If you moved to Niger from the United States, you would:
MAKE 98.5% LESS MONEY EVERY YEAR
UNITED STATES ($52,800.00 per capita)
NIGER ($800.00 per capita)
In United States, the GDP per capita is $52,800.00 per capita,
while in Niger, that number is $800.00 per capita.
Category: United States vs. Niger GDP
LIVE 24.8 YEARS LESS
UNITED STATES (79.56 years life expectancy)
NIGER (54.74 years life expectancy)
In United States, you (on average) will live to approximately 79.56.
In Niger, the average life expectancy is 54.74.
Category: United States vs. Niger life expectancy
CONSUME 99.6% LESS ELECTRICITY
UNITED STATES (12,186 kWh per capita)
NIGER (48 kWh per capita)
In United States, electricity consumption use is 12,186 kWh per capita.
In Niger, it is 48 kWh per capita.
Category: United States vs. Niger electricity consumption
BE 16.7% LESS LIKELY TO BE LIVING WITH AIDS
UNITED STATES (0.6% of people)
NIGER (0.5% of people)
In United States, 0.6% of people are living with AIDS/HIV.
In Niger, that number is 0.5%.
Category: United States vs. Niger AIDS percentage
BE 47.3% LESS LIKELY TO HAVE ACCESS TO IMPROVED DRINKING WATER
UNITED STATES (99.2% of people)
NIGER (52.3% of people)
In United States, 99.2% of people have access to clean drinking water.
In Niger, 52.3% do.
Category: United States vs. Niger drinking water access
BE 13.98 TIMES MORE LIKELY TO DIE IN YOUR INFANCY
UNITED STATES (6.17 per 1000 infants)
NIGER (86.27 per 1000 infants)
That's 1298.2% more likely! In United States, approximately 6.17 per 1000 infants die before they reach the age of one.
In Niger, on the other hand, there are a total of 86.27 deaths during infancy per 1000 people.
Category: United States vs. Niger infant mortality
HAVE 3.44 TIMES MORE BABIES
UNITED STATES (13.42 babies per 1000 people)
NIGER (46.12 babies per 1000 people)
That's 243.7% more babies! In United States, there are approximately 13.42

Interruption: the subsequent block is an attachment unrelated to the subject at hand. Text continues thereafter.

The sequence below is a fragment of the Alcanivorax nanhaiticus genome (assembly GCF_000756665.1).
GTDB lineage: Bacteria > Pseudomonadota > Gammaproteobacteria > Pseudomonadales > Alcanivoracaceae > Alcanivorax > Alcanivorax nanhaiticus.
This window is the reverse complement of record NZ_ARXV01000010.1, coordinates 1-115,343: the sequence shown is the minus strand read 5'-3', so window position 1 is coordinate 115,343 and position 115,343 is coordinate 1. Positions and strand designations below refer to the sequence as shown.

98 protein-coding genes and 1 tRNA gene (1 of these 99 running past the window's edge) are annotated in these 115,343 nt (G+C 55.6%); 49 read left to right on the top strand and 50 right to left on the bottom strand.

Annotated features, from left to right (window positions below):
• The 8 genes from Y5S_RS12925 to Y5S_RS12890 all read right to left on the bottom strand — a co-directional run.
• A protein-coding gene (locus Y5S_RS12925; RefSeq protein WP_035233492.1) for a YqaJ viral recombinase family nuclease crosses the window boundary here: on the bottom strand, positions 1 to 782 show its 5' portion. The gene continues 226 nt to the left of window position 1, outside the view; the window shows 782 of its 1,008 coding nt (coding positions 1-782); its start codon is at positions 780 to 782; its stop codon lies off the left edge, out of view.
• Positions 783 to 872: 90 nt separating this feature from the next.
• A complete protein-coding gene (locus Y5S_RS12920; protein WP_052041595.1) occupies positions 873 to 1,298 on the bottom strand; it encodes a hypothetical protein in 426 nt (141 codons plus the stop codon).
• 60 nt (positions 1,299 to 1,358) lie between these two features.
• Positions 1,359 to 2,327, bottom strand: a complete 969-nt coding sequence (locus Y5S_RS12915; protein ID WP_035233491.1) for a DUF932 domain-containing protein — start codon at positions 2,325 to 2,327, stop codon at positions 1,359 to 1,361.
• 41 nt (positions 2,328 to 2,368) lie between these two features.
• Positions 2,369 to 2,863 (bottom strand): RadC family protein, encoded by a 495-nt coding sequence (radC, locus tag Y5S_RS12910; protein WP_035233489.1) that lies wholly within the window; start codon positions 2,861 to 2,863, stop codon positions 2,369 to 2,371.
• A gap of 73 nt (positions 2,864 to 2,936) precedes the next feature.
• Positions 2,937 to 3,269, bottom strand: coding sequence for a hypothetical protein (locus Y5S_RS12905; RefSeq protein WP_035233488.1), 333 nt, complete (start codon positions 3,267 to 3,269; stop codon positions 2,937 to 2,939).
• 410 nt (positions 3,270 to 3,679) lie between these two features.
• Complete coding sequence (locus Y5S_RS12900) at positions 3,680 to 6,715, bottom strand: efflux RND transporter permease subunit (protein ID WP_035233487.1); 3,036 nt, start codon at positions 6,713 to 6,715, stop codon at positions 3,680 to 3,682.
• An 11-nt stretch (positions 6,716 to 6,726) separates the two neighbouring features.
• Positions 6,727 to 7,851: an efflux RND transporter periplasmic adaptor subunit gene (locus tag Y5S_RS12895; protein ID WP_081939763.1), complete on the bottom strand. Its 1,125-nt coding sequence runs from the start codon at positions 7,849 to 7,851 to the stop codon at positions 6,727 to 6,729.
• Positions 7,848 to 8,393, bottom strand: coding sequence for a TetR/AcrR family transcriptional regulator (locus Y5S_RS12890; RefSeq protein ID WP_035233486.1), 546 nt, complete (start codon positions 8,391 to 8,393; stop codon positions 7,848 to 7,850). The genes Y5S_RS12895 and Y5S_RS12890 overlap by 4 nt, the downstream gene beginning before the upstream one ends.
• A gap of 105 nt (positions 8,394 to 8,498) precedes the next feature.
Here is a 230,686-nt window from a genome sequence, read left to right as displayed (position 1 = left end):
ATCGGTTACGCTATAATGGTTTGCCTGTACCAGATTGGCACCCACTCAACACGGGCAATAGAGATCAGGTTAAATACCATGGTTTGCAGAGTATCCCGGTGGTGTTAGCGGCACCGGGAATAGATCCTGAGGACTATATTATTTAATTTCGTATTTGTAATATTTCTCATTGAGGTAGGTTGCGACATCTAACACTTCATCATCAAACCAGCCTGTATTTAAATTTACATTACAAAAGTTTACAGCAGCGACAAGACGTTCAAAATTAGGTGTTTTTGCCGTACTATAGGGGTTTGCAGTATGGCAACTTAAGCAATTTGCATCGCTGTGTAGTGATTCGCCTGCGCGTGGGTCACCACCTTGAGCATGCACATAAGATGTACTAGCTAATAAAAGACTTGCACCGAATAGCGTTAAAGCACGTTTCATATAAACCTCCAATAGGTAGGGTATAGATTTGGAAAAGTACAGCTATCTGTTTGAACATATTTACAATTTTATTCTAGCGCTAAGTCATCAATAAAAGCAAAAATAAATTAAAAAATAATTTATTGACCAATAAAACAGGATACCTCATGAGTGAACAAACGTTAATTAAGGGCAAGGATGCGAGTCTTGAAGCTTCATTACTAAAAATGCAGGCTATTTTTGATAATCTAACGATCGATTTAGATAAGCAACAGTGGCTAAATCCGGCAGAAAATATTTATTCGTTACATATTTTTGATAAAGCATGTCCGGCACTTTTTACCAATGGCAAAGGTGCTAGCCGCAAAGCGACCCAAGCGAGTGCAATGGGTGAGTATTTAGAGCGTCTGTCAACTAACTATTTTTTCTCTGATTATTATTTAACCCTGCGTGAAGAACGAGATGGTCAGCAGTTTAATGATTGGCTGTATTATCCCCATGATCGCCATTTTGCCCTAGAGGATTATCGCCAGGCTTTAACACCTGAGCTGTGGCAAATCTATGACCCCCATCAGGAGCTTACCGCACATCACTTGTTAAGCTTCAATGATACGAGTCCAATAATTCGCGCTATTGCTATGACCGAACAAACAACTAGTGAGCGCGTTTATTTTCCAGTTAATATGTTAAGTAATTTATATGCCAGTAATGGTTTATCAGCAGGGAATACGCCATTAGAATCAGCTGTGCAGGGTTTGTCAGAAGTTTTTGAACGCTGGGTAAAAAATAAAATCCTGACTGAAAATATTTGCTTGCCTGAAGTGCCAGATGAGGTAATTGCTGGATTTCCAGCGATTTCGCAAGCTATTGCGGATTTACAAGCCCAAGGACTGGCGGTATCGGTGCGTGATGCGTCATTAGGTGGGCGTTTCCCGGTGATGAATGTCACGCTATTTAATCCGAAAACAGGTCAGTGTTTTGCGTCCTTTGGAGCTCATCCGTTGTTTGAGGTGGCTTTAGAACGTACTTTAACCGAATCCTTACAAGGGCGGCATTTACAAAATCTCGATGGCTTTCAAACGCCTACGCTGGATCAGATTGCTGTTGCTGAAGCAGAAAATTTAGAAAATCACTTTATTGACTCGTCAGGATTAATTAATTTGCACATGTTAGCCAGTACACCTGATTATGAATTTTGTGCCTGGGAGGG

babies per 1000 people. In Niger, however, there are a total of 46.12 babies per 1000 people.
Category: United States vs. Niger birth rate
BE 4.17 TIMES MORE LIKELY TO BE BELOW THE POVERTY LINE
UNITED STATES (15.1% of people)
NIGER (63% of people)
That's 317.2% more likely! In United States, 15.1% of people are below the poverty line.
In Niger, 63% are.
Category: United States vs. Niger poverty
At a Glance: Niger
Land Area: ~1 million sq km (United States is ~8 times bigger than Niger)
Population: ~17 million people (301 million more people live in United States)
How big is Niger compared to United States? See an in-depth size comparison.
This to-scale map shows a size comparison of Niger (1,267,000 sq km) and United States (9,826,675 sq km).
More country comparisons you might like:
A brief history of Niger
Niger is a sovereign country in Africa, with a total land area of approximately 1,267,000 sq km. Niger became independent from France in 1960 and experienced single-party and military rule until 1991, when Gen. Ali SAIBOU was forced by public pressure to allow multiparty elections, which resulted in a democratic government in 1993. Political infighting brought the government to a standstill and in 1996 led to a coup by Col. Ibrahim BARE. In 1999, BARE was killed in a counter coup by military officers who restored democratic rule and held elections that brought Mamadou TANDJA to power in December of that year. TANDJA was reelected in 2004 and in 2009 spearheaded a constitutional amendment that would allow him to extend his term as president. In February 2010, a military coup deposed TANDJA, immediately suspended the constitution, and dissolved the Cabinet. ISSOUFOU Mahamadou emerged victorious from a crowded field in the election following the coup and was inaugurated in April 2011. Niger is one of the poorest countries in the world with minimal government services and insufficient funds to develop its resource base. The largely agrarian and subsistence-based economy is frequently disrupted by extended droughts common to the Sahel region of Africa. The Nigerien Movement for Justice, a predominantly ethnic Tuareg rebel group, emerged in February 2007, and attacked several military targets in Niger's northern region throughout 2007 and 2008. Successful government offensives in 2009 ended the rebellion. Niger is facing increased security concerns on its borders from various external threats including insecurity in Libya, spillover from the conflict in Mali, and violent extremism in northeastern Nigeria.
The data on this page is calculated using data sourced from The World Factbook (2014 data).
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